Five years later, in the dawning of the morning, as I was climbing out of an upper berth at another mountain town, a man caught hold of my coat-tail, and I found that the "man under my bed" was Doc Pippin. He said he was living in Denver; so was I, and in a few days he came in to see me. He came often and told the best stories I had ever heard. He was thin and pale, and I noticed that he coughed and pounded his left lung when he did so. These stories were not told to me for publication, but I know he will not care, for he is careless now.

Doc went to Chicago after receiving his money, and became acquainted with a well known detective. I think he said it was Billy Pinkerton. It was like the Pinkertons to detect in this almost beardless boy a remarkably intelligent person.

Pippin was offered employment; he accepted it, and was sent at once to a small town in Illinois to find out a band of thieves who were stealing hogs and robbing shops.

If Doc had tried he could never have be come a good dresser. Even clothes that were made for him did n't fit, and he wore his hat crosswise, like the leading man at a French funeral. His appearance upon this occasion was in his favor, and he was not long in forming the acquaintance of the toughest lot of loafers in the town. They liked Doc, as every one did who knew him, but it was a long time before they would trust him. Doc's money gave out and he tried to borrow, and the gang gave him the laugh. "Git out an turn a trick—work," said one of the men.

"What can I do? Show me and then watch me," said Doc.

"See that jay ridin' out o' town?" said the tough, nodding down the road where a lone horseman was going away with the sunset on his back.

"Yes."

"Well, he's goin' out to his place in the country, goes every Sat day night an' comes back Monday; hold 'im up."

Doc knew the man, as he knew nearly every man in the place, by the description given him at Chicago, and by the middle of the following week this wealthy citizen had been notified from headquarters that he would be held up on the next Saturday night. Doc was at his post, and as the lone horseman came down the road, the highwayman stepped out from the shadows of a jack oak and covered his man.

That night the gang drank up the best part of twenty-eight dollars and fifty cents, and voted Doc a dead game "toucher."

The verdancy of the gang he had to deal with made Doc's work comparatively easy. He invariably drank gin and water, and by a simple trick that a child ought to have detected—the trick of drinking the water and leaving the gin—he always kept sober.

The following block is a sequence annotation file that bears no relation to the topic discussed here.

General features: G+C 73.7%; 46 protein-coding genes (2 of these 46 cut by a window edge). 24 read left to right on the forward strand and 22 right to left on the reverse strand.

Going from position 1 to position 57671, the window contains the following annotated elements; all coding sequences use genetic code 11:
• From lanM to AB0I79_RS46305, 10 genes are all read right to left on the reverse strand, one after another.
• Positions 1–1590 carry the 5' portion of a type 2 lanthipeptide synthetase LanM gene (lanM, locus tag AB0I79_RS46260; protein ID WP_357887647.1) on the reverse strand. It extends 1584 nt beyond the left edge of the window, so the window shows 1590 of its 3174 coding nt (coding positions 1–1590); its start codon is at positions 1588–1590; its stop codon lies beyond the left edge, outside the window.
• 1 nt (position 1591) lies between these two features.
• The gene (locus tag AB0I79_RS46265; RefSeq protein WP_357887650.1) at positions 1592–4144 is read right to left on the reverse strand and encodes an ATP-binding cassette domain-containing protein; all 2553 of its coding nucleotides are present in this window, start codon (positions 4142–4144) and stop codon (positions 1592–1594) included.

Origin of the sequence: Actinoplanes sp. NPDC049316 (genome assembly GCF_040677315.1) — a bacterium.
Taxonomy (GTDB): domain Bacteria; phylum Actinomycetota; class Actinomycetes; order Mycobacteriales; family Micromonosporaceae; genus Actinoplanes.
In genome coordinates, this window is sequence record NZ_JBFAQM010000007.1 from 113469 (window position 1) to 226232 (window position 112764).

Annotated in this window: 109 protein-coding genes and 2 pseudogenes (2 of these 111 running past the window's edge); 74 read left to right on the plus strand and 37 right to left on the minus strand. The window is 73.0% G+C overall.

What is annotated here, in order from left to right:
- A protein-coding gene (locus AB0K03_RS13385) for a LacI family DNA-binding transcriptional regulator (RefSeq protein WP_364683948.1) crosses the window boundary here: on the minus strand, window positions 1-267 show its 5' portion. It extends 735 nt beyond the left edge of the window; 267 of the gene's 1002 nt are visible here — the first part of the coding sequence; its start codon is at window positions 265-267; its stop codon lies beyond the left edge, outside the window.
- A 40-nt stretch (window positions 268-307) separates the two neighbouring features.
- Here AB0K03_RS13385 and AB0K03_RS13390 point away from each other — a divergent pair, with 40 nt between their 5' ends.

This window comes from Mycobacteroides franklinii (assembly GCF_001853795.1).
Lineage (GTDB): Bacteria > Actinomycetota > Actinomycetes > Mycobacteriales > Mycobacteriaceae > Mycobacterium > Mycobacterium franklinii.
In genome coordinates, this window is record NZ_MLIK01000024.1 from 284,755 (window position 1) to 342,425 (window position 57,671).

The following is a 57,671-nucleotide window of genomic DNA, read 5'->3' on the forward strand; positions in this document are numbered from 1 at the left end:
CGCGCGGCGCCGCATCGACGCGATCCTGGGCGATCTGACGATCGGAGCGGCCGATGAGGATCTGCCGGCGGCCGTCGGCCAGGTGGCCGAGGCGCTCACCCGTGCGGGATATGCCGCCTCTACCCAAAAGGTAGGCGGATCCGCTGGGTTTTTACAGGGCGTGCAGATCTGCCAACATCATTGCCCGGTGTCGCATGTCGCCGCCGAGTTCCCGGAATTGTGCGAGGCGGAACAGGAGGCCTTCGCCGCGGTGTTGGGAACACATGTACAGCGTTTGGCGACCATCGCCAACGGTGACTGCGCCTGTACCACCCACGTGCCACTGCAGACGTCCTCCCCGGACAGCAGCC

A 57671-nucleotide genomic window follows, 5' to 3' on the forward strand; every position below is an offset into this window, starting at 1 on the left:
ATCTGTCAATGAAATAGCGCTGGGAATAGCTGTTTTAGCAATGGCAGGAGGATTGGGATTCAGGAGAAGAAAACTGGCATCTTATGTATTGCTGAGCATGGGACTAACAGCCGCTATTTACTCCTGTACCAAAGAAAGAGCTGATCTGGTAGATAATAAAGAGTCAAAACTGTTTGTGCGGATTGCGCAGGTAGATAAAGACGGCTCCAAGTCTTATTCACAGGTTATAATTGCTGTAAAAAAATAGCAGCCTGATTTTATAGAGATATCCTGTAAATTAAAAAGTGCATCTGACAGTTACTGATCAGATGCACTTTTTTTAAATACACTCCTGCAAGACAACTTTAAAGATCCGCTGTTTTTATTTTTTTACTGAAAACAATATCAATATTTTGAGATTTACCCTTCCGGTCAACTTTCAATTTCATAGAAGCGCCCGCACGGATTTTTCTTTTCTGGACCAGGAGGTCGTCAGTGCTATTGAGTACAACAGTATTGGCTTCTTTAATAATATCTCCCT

When the proceeds of Doc's raid had been expended, together with the seven dollars received for the "jay's" watch, the gang determined to rob a hardware store. The job had been undertaken once, but had failed. The time, at Doc's suggestion, was fixed for election night. A great many farmers, he said, would be in to vote and trade, and the people being either drunk or tired would sleep soundly when once asleep; and the gang voted that Doc was a great thinker.

The time arrived, the store was entered, and when they were all in, Doc ducked down behind the counter and reached the rear end of the store. Now a big bull's-eye was turned upon the gang, who arose from their work to look down the barrels of a half dozen shot-guns. One of the gang, seeing Doc with the sheriff's party, made a play for his pistol, but the sheriff shoved his shot-gun yet nearer the robber's face and said softly, "Be quiet," and he was calm.

The next day the father of one of the gang, who was himself a hard man, made an attempt to kill the detective; and, having done his work, Doc departed. Friends of the accused hired a lawyer who made a beautiful picture of these innocent lads who had lived all their lives in this quiet country town, and who had never been guilty of a wrong until they were encouraged and trapped into it by the wicked young detective.

Alas for the criminals! One of the gang gave up to the sheriff, and by the finding of stolen goods and the property of a man who had been murdered, they were all, save the one who had weakened, sent to Joliet, where they are still receiving their mail.

Doc's remarkable success in this case encouraged the agency to send him to Southern Illinois, where he was successful in working out a mystery that had baffled the best men they had. But he refused another assignment, to the agency's surprise, and returning to the West again, entered the service of Uncle Sam as a railway postal clerk.